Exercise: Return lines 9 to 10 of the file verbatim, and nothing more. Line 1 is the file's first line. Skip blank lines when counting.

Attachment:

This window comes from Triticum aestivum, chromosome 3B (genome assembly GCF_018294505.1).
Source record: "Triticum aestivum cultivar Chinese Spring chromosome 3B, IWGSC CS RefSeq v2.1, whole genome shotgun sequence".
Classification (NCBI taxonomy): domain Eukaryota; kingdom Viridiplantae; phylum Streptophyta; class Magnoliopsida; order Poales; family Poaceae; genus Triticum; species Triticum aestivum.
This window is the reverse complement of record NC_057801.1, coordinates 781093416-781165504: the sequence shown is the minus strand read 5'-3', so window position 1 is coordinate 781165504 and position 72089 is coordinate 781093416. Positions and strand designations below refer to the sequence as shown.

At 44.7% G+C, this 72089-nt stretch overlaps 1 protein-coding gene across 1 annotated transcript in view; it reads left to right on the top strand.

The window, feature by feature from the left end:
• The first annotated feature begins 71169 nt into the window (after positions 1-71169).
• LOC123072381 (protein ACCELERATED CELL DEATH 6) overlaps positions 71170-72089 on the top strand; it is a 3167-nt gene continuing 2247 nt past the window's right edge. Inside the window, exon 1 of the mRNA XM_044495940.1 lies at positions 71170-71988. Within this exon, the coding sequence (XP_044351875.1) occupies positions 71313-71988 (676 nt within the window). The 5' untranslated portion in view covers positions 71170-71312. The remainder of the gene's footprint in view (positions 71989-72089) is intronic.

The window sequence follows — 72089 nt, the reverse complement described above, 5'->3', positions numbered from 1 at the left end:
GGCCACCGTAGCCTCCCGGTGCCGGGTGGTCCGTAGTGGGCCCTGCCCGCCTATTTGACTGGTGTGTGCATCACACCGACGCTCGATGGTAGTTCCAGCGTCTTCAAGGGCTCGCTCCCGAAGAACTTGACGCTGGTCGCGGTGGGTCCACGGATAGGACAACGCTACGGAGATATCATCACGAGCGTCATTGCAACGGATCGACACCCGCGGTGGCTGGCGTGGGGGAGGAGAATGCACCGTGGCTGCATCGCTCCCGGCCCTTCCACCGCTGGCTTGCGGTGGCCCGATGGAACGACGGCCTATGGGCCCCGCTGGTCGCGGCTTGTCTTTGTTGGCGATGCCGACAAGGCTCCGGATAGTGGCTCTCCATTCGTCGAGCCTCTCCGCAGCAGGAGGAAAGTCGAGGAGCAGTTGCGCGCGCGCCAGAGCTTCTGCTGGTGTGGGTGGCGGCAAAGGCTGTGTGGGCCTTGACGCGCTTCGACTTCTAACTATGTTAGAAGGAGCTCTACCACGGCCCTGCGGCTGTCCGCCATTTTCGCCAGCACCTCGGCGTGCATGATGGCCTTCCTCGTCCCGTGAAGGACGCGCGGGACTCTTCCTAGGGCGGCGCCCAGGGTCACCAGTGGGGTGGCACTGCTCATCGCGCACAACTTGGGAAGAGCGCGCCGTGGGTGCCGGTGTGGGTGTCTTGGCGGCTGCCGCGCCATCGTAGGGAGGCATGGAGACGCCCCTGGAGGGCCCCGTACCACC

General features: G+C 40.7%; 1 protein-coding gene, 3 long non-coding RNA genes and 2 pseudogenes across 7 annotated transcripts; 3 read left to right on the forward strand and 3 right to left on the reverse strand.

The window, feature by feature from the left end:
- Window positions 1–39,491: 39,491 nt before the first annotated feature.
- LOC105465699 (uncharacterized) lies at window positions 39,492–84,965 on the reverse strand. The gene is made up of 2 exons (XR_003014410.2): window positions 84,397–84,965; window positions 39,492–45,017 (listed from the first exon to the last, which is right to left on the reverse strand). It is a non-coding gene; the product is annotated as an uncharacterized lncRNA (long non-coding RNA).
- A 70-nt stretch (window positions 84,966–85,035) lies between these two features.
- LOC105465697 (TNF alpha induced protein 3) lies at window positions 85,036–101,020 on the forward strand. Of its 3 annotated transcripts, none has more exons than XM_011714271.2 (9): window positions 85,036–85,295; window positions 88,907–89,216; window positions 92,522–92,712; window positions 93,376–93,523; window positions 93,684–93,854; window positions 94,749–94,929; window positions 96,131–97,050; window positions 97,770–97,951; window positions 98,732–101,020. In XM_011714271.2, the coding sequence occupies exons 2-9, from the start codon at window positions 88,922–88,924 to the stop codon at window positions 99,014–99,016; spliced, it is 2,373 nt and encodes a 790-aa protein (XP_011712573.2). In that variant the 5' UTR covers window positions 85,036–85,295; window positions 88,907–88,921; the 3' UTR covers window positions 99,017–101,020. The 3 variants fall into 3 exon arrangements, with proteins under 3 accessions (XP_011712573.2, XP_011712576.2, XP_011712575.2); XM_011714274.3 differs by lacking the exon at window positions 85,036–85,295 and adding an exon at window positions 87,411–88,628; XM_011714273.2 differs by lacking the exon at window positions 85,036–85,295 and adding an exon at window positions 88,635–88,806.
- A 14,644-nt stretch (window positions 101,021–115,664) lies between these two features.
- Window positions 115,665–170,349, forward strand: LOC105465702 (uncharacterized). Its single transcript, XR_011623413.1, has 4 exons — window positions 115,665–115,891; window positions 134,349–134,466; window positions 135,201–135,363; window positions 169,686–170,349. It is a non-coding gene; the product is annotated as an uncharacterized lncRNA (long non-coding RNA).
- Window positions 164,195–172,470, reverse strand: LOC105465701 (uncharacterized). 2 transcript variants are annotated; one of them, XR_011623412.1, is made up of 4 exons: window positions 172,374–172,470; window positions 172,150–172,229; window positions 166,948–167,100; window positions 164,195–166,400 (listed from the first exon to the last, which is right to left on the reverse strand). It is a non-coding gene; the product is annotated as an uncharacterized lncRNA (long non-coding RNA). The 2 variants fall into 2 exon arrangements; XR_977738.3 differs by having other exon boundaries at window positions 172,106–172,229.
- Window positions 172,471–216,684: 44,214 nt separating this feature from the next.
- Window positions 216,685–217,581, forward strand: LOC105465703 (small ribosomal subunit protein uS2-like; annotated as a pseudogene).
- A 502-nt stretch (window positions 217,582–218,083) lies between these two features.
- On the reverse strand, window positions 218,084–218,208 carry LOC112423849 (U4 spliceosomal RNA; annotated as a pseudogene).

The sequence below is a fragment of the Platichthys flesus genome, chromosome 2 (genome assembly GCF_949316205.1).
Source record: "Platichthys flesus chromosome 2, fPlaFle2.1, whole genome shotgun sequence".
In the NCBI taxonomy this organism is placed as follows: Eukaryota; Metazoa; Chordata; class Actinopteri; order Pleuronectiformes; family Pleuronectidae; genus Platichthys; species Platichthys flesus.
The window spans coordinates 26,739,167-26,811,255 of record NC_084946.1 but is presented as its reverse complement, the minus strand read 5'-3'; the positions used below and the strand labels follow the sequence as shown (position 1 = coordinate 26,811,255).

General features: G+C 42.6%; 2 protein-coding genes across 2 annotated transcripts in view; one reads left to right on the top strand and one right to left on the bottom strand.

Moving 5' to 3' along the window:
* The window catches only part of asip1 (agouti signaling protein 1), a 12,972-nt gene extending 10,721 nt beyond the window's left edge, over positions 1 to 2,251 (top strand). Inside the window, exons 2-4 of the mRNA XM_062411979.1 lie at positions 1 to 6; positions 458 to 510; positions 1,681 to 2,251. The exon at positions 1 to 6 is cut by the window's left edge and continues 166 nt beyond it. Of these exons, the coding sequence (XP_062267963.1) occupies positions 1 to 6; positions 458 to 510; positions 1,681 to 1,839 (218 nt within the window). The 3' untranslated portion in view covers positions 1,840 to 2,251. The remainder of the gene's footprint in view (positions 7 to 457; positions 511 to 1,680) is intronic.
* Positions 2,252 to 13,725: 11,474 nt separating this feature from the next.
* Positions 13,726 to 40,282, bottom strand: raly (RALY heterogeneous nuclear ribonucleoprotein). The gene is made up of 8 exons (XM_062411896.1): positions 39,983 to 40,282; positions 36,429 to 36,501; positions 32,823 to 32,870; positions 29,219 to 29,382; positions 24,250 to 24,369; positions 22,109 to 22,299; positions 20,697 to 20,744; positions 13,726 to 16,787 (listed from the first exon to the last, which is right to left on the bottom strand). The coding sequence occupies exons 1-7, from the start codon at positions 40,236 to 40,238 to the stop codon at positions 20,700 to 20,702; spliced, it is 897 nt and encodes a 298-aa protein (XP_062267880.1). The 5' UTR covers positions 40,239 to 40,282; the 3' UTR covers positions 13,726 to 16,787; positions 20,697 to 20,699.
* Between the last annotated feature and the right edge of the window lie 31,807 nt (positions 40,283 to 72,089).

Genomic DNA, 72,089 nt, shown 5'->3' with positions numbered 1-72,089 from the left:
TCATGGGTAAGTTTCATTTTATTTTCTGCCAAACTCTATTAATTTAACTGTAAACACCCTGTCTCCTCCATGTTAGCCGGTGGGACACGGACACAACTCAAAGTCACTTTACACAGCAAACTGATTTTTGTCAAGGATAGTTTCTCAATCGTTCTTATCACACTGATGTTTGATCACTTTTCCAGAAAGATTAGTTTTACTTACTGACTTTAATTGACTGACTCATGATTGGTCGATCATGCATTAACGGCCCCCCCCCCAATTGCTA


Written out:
The window sequence follows — 72089 nt, the reverse complement described above, 5'->3', positions numbered from 1 at the left end:
GGCCACCGTAGCCTCCCGGTGCCGGGTGGTCCGTAGTGGGCCCTGCCCGCCTATTTGACTGGTGTGTGCATCACACCGACGCTCGATGGTAGTTCCAGCGTCTTCAAGGGCTCGCTCCCGAAGAACTTGACGCTGGTCGCGGTGGGTCCACGGATAGGACAACGCTACGGAGATATCATCACGAGCGTCATTGCAACGGATCGACACCCGCGGTGGCTGGCGTGGGGGAGGAGAATGCACCGTGGCTGCATCGCTCCCGGCCCTTCCACCGCTGGCTTGCGGTGGCCCGATGGAACGACGGCCTATGGGCCCCGCTGGTCGCGGCTTGTCTTTGTTGGCGATGCCGACAAGGCTCCGGATAGTGGCTCTCCATTCGTCGAGCCTCTCCGCAGCAGGAGGAAAGTCGAGGAGCAGTTGCGCGCGCGCCAGAGCTTCTGCTGGTGTGGGTGGCGGCAAAGGCTGTGTGGGCCTTGACGCGCTTCGACTTCTAACTATGTTAGAAGGAGCTCTACCACGGCCCTGCGGCTGTCCGCCATTTTCGCCAGCACCTCGGCGTGCATGATGGCCTTCCTCGTCCCGTGAAGGACGCGCGGGACTCTTCCTAGGGCGGCGCCCAGGGTCACCAGTGGGGTGGCACTGCTCATCGCGCACAACTTGGGAAGAGCGCGCCGTGGGTGCCGGTGTGGGTGTCTTGGCGGCTGCCGCGCCATCGTAGGGAGGCATGGAGACGCCCCTGGAGGGCCCCGTACCACC